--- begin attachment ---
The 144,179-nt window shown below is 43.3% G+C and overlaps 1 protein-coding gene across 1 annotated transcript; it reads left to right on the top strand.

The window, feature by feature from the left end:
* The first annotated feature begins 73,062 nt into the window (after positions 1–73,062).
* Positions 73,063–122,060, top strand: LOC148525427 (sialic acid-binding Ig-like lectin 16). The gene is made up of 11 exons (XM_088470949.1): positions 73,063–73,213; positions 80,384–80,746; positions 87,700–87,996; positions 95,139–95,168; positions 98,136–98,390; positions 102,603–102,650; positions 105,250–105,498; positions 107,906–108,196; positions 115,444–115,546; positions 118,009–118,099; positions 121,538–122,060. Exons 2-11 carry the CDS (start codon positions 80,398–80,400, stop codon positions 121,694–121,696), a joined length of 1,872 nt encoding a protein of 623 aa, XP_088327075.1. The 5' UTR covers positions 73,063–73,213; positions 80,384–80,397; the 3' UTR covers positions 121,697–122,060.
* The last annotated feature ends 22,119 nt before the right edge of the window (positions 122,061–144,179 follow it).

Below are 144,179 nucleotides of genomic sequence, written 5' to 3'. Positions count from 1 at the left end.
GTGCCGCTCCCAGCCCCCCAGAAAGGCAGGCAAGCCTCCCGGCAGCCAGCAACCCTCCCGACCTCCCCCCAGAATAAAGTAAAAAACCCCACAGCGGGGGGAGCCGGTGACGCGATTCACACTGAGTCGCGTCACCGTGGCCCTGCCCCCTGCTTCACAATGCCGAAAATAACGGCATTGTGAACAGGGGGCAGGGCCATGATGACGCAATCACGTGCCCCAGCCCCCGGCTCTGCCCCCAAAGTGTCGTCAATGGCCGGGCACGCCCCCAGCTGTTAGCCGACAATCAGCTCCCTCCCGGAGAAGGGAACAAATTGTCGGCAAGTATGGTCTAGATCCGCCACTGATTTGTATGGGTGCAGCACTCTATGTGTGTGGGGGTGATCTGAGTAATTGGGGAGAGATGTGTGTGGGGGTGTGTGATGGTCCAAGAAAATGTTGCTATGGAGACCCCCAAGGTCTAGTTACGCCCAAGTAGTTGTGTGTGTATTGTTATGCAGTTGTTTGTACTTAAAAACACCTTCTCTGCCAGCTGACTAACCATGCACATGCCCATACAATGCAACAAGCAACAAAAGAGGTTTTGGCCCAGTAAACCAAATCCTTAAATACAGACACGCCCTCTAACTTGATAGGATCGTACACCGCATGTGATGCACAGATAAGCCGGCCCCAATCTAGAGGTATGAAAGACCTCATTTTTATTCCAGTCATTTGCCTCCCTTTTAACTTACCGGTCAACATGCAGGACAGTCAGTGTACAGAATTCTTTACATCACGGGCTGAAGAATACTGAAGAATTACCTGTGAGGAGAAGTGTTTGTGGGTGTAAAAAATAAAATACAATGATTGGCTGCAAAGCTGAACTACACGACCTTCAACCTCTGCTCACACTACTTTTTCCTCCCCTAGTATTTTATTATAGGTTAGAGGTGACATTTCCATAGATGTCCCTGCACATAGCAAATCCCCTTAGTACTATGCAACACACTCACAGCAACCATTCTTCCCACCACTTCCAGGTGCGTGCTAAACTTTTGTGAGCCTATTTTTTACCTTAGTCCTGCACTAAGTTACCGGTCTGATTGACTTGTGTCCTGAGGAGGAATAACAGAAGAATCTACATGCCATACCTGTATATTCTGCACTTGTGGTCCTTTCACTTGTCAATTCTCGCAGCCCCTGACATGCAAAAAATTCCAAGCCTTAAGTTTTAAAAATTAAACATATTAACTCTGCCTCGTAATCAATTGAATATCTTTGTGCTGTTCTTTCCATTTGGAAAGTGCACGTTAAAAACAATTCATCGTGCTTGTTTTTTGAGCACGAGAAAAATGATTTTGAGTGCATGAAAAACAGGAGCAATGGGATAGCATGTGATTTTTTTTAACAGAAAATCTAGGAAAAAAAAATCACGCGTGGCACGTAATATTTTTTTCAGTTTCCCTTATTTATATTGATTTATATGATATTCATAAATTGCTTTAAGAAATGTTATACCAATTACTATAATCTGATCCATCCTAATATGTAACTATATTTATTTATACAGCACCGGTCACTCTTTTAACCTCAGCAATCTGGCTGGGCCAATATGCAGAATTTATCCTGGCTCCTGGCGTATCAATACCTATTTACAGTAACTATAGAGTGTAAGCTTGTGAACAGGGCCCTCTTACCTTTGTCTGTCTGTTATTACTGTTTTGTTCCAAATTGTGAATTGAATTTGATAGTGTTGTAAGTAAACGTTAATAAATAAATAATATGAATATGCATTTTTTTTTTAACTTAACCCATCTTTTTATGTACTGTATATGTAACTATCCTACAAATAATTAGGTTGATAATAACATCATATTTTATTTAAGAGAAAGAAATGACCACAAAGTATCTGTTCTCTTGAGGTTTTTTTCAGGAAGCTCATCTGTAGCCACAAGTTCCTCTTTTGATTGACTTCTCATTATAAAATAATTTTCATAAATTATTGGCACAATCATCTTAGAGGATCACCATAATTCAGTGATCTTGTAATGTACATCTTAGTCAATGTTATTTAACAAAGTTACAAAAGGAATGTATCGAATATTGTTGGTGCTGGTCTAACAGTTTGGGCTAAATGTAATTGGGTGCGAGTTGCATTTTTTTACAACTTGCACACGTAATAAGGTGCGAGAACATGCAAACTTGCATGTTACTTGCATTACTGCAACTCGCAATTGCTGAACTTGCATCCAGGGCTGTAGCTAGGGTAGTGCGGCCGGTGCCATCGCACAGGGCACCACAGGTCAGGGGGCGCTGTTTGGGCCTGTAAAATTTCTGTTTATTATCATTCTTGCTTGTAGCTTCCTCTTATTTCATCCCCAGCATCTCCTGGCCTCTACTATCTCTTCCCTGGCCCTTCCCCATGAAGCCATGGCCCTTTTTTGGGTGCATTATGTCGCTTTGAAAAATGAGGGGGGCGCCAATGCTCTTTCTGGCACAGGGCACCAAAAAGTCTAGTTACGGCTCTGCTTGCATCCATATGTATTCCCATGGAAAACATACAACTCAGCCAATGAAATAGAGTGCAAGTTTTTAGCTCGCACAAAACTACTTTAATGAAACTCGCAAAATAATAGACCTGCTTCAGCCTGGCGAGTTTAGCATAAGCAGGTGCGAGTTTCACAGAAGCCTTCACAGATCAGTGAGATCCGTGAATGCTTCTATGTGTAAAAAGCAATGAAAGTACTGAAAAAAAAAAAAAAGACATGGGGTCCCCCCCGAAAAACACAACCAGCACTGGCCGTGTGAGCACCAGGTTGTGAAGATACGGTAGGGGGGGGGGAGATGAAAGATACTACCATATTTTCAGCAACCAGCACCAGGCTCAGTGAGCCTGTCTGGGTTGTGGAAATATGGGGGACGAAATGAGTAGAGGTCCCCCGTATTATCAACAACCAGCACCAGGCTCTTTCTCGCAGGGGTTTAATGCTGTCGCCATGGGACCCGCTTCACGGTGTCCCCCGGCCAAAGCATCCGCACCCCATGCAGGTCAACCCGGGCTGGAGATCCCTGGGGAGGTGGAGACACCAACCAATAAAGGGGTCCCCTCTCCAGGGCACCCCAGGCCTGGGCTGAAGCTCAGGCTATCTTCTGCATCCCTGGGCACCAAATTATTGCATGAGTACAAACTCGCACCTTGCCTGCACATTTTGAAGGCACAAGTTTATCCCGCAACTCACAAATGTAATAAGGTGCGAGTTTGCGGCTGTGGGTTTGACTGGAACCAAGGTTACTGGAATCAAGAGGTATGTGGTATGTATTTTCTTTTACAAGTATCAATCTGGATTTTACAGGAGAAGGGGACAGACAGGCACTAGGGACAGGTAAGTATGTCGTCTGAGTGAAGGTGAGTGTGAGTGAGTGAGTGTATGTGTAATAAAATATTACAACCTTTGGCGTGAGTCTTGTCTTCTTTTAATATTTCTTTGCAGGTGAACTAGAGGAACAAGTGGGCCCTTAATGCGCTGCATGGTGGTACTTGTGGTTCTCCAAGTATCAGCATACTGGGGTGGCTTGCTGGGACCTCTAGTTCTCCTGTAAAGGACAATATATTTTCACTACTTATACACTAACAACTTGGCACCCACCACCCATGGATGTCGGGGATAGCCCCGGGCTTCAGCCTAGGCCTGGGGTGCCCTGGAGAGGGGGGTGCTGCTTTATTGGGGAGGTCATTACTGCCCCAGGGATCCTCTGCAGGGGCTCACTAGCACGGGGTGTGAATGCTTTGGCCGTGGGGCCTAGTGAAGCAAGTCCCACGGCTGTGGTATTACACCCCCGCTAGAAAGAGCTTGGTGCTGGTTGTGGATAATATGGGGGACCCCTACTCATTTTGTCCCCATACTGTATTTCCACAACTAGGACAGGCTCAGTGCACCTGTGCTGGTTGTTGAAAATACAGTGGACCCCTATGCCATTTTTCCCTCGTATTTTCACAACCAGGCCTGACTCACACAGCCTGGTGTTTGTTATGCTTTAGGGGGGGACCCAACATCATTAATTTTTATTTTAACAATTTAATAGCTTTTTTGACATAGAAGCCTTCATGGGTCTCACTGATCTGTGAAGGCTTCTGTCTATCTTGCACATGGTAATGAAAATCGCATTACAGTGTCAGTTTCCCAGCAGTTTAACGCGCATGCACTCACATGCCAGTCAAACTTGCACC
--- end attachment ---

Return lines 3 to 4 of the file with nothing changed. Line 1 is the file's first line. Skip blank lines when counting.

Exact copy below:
* The first annotated feature begins 73,062 nt into the window (after positions 1–73,062).
* Positions 73,063–122,060, top strand: LOC148525427 (sialic acid-binding Ig-like lectin 16). The gene is made up of 11 exons (XM_088470949.1): positions 73,063–73,213; positions 80,384–80,746; positions 87,700–87,996; positions 95,139–95,168; positions 98,136–98,390; positions 102,603–102,650; positions 105,250–105,498; positions 107,906–108,196; positions 115,444–115,546; positions 118,009–118,099; positions 121,538–122,060. Exons 2-11 carry the CDS (start codon positions 80,398–80,400, stop codon positions 121,694–121,696), a joined length of 1,872 nt encoding a protein of 623 aa, XP_088327075.1. The 5' UTR covers positions 73,063–73,213; positions 80,384–80,397; the 3' UTR covers positions 121,697–122,060.